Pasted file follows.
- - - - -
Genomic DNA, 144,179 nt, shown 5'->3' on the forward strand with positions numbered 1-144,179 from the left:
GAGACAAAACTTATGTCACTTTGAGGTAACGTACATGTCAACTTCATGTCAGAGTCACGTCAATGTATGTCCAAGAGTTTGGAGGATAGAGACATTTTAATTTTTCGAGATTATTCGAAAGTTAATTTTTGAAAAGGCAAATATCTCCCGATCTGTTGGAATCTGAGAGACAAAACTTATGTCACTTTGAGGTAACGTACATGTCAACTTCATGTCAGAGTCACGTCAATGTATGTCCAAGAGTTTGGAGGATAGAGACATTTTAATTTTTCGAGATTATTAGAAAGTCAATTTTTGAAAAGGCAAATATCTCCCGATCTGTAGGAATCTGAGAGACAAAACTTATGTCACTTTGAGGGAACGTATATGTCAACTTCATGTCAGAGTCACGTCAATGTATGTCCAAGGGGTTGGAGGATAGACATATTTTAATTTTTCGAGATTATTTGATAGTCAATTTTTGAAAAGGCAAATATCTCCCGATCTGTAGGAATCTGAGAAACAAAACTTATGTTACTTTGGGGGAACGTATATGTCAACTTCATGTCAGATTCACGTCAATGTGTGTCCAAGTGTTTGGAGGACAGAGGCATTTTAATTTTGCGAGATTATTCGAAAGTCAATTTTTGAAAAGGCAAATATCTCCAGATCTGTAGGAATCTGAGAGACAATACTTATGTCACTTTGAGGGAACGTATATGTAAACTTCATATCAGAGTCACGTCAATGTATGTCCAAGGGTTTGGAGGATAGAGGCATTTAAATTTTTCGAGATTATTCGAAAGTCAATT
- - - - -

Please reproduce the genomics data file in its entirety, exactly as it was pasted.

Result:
Genomic DNA, 144,179 nt, shown 5'->3' on the forward strand with positions numbered 1-144,179 from the left:
GAGACAAAACTTATGTCACTTTGAGGTAACGTACATGTCAACTTCATGTCAGAGTCACGTCAATGTATGTCCAAGAGTTTGGAGGATAGAGACATTTTAATTTTTCGAGATTATTCGAAAGTTAATTTTTGAAAAGGCAAATATCTCCCGATCTGTTGGAATCTGAGAGACAAAACTTATGTCACTTTGAGGTAACGTACATGTCAACTTCATGTCAGAGTCACGTCAATGTATGTCCAAGAGTTTGGAGGATAGAGACATTTTAATTTTTCGAGATTATTAGAAAGTCAATTTTTGAAAAGGCAAATATCTCCCGATCTGTAGGAATCTGAGAGACAAAACTTATGTCACTTTGAGGGAACGTATATGTCAACTTCATGTCAGAGTCACGTCAATGTATGTCCAAGGGGTTGGAGGATAGACATATTTTAATTTTTCGAGATTATTTGATAGTCAATTTTTGAAAAGGCAAATATCTCCCGATCTGTAGGAATCTGAGAAACAAAACTTATGTTACTTTGGGGGAACGTATATGTCAACTTCATGTCAGATTCACGTCAATGTGTGTCCAAGTGTTTGGAGGACAGAGGCATTTTAATTTTGCGAGATTATTCGAAAGTCAATTTTTGAAAAGGCAAATATCTCCAGATCTGTAGGAATCTGAGAGACAATACTTATGTCACTTTGAGGGAACGTATATGTAAACTTCATATCAGAGTCACGTCAATGTATGTCCAAGGGTTTGGAGGATAGAGGCATTTAAATTTTTCGAGATTATTCGAAAGTCAATT